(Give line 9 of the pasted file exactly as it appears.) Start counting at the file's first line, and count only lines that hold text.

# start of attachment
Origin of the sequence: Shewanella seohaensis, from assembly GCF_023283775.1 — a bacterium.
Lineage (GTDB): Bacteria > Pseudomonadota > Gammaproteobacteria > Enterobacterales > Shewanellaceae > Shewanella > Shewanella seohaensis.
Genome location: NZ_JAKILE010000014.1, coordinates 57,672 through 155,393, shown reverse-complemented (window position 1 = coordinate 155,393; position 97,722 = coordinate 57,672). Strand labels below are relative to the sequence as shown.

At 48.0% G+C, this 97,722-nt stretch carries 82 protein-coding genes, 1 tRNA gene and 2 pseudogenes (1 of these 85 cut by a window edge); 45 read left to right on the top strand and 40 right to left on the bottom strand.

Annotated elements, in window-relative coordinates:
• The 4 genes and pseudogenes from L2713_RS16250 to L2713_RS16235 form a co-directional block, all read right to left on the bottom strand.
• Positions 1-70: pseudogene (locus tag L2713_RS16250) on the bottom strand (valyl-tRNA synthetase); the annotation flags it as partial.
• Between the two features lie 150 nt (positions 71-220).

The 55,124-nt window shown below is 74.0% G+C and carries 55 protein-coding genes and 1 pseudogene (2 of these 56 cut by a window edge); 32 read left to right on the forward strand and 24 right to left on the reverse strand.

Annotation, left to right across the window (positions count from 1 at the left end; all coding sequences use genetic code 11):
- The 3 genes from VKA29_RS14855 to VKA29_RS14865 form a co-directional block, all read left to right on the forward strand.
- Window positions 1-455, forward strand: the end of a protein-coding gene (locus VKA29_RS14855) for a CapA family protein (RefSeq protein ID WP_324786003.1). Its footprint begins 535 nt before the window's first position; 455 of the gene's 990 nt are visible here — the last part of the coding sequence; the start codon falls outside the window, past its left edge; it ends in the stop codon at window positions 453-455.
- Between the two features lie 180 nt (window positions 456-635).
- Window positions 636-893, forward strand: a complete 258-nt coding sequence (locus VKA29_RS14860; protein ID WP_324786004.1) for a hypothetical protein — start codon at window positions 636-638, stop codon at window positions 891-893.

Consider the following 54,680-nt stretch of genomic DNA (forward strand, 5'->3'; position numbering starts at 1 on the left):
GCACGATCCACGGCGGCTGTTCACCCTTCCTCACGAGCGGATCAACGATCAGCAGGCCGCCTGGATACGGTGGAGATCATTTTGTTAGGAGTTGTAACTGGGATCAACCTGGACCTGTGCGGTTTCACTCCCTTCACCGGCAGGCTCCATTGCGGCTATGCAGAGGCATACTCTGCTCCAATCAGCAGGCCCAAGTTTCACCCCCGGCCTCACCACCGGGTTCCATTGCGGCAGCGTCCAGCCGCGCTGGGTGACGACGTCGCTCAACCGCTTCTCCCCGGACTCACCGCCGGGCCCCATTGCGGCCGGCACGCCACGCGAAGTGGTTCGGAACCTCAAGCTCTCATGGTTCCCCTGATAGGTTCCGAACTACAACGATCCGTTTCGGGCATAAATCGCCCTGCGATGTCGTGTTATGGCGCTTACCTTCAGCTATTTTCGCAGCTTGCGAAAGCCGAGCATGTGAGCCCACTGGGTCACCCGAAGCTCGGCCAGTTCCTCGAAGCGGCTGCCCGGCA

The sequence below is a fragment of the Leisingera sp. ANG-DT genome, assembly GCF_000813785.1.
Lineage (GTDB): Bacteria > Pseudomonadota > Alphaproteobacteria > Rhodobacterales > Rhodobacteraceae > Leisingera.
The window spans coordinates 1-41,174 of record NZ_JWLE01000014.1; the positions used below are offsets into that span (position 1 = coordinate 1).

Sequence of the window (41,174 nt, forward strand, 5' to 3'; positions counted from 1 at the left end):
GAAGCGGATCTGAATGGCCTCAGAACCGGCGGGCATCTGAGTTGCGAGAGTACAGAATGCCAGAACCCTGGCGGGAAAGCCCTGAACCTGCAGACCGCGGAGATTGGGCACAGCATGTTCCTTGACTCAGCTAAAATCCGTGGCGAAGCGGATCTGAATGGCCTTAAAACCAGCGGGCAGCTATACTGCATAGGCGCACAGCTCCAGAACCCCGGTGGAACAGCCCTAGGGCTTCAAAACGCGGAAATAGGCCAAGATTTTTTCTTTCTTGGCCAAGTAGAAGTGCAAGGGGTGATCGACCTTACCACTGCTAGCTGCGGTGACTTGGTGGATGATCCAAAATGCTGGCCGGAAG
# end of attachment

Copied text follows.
The 55,124-nt window shown below is 74.0% G+C and carries 55 protein-coding genes and 1 pseudogene (2 of these 56 cut by a window edge); 32 read left to right on the forward strand and 24 right to left on the reverse strand.